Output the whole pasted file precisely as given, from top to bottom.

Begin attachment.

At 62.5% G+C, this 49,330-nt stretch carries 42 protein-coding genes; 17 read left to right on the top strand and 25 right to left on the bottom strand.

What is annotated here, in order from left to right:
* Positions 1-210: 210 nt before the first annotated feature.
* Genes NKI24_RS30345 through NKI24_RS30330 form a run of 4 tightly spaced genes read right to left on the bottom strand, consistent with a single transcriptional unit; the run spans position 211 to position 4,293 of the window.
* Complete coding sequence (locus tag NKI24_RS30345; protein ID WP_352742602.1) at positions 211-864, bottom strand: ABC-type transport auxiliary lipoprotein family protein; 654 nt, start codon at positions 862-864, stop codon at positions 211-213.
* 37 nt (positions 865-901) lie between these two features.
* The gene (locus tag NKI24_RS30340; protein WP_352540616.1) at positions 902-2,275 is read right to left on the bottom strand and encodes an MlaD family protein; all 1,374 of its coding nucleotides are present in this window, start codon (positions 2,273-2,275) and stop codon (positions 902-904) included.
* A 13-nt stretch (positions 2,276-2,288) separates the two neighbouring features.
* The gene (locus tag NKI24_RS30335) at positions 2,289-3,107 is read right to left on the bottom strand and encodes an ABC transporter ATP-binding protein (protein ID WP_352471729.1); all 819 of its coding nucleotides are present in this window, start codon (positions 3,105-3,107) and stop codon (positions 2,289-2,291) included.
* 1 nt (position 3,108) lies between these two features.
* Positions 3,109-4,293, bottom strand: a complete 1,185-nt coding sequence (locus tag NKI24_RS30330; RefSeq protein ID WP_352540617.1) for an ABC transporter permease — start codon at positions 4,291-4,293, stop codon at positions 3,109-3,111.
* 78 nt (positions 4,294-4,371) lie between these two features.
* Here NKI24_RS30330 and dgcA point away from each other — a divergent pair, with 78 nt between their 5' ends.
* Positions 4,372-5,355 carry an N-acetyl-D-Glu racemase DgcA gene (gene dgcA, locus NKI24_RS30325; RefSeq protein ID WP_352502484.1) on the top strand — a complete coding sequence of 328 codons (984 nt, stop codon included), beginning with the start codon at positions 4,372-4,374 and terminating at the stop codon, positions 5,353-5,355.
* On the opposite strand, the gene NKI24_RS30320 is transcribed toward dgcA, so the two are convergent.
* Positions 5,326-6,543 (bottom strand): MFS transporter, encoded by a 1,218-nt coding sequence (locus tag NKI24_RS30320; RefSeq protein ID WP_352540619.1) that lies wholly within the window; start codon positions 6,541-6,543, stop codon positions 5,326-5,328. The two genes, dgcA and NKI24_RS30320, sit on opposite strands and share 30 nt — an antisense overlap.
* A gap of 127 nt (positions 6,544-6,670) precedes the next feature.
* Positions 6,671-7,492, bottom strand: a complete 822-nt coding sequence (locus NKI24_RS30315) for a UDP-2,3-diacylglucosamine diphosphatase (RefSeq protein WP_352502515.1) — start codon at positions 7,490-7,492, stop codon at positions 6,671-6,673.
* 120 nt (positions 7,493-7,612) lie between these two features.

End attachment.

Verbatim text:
At 62.5% G+C, this 49,330-nt stretch carries 42 protein-coding genes; 17 read left to right on the top strand and 25 right to left on the bottom strand.

What is annotated here, in order from left to right:
* Positions 1-210: 210 nt before the first annotated feature.
* Genes NKI24_RS30345 through NKI24_RS30330 form a run of 4 tightly spaced genes read right to left on the bottom strand, consistent with a single transcriptional unit; the run spans position 211 to position 4,293 of the window.
* Complete coding sequence (locus tag NKI24_RS30345; protein ID WP_352742602.1) at positions 211-864, bottom strand: ABC-type transport auxiliary lipoprotein family protein; 654 nt, start codon at positions 862-864, stop codon at positions 211-213.
* 37 nt (positions 865-901) lie between these two features.
* The gene (locus tag NKI24_RS30340; protein WP_352540616.1) at positions 902-2,275 is read right to left on the bottom strand and encodes an MlaD family protein; all 1,374 of its coding nucleotides are present in this window, start codon (positions 2,273-2,275) and stop codon (positions 902-904) included.
* A 13-nt stretch (positions 2,276-2,288) separates the two neighbouring features.
* The gene (locus tag NKI24_RS30335) at positions 2,289-3,107 is read right to left on the bottom strand and encodes an ABC transporter ATP-binding protein (protein ID WP_352471729.1); all 819 of its coding nucleotides are present in this window, start codon (positions 3,105-3,107) and stop codon (positions 2,289-2,291) included.
* 1 nt (position 3,108) lies between these two features.
* Positions 3,109-4,293, bottom strand: a complete 1,185-nt coding sequence (locus tag NKI24_RS30330; RefSeq protein ID WP_352540617.1) for an ABC transporter permease — start codon at positions 4,291-4,293, stop codon at positions 3,109-3,111.
* 78 nt (positions 4,294-4,371) lie between these two features.
* Here NKI24_RS30330 and dgcA point away from each other — a divergent pair, with 78 nt between their 5' ends.
* Positions 4,372-5,355 carry an N-acetyl-D-Glu racemase DgcA gene (gene dgcA, locus NKI24_RS30325; RefSeq protein ID WP_352502484.1) on the top strand — a complete coding sequence of 328 codons (984 nt, stop codon included), beginning with the start codon at positions 4,372-4,374 and terminating at the stop codon, positions 5,353-5,355.
* On the opposite strand, the gene NKI24_RS30320 is transcribed toward dgcA, so the two are convergent.
* Positions 5,326-6,543 (bottom strand): MFS transporter, encoded by a 1,218-nt coding sequence (locus tag NKI24_RS30320; RefSeq protein ID WP_352540619.1) that lies wholly within the window; start codon positions 6,541-6,543, stop codon positions 5,326-5,328. The two genes, dgcA and NKI24_RS30320, sit on opposite strands and share 30 nt — an antisense overlap.
* A gap of 127 nt (positions 6,544-6,670) precedes the next feature.
* Positions 6,671-7,492, bottom strand: a complete 822-nt coding sequence (locus NKI24_RS30315) for a UDP-2,3-diacylglucosamine diphosphatase (RefSeq protein WP_352502515.1) — start codon at positions 7,490-7,492, stop codon at positions 6,671-6,673.
* 120 nt (positions 7,493-7,612) lie between these two features.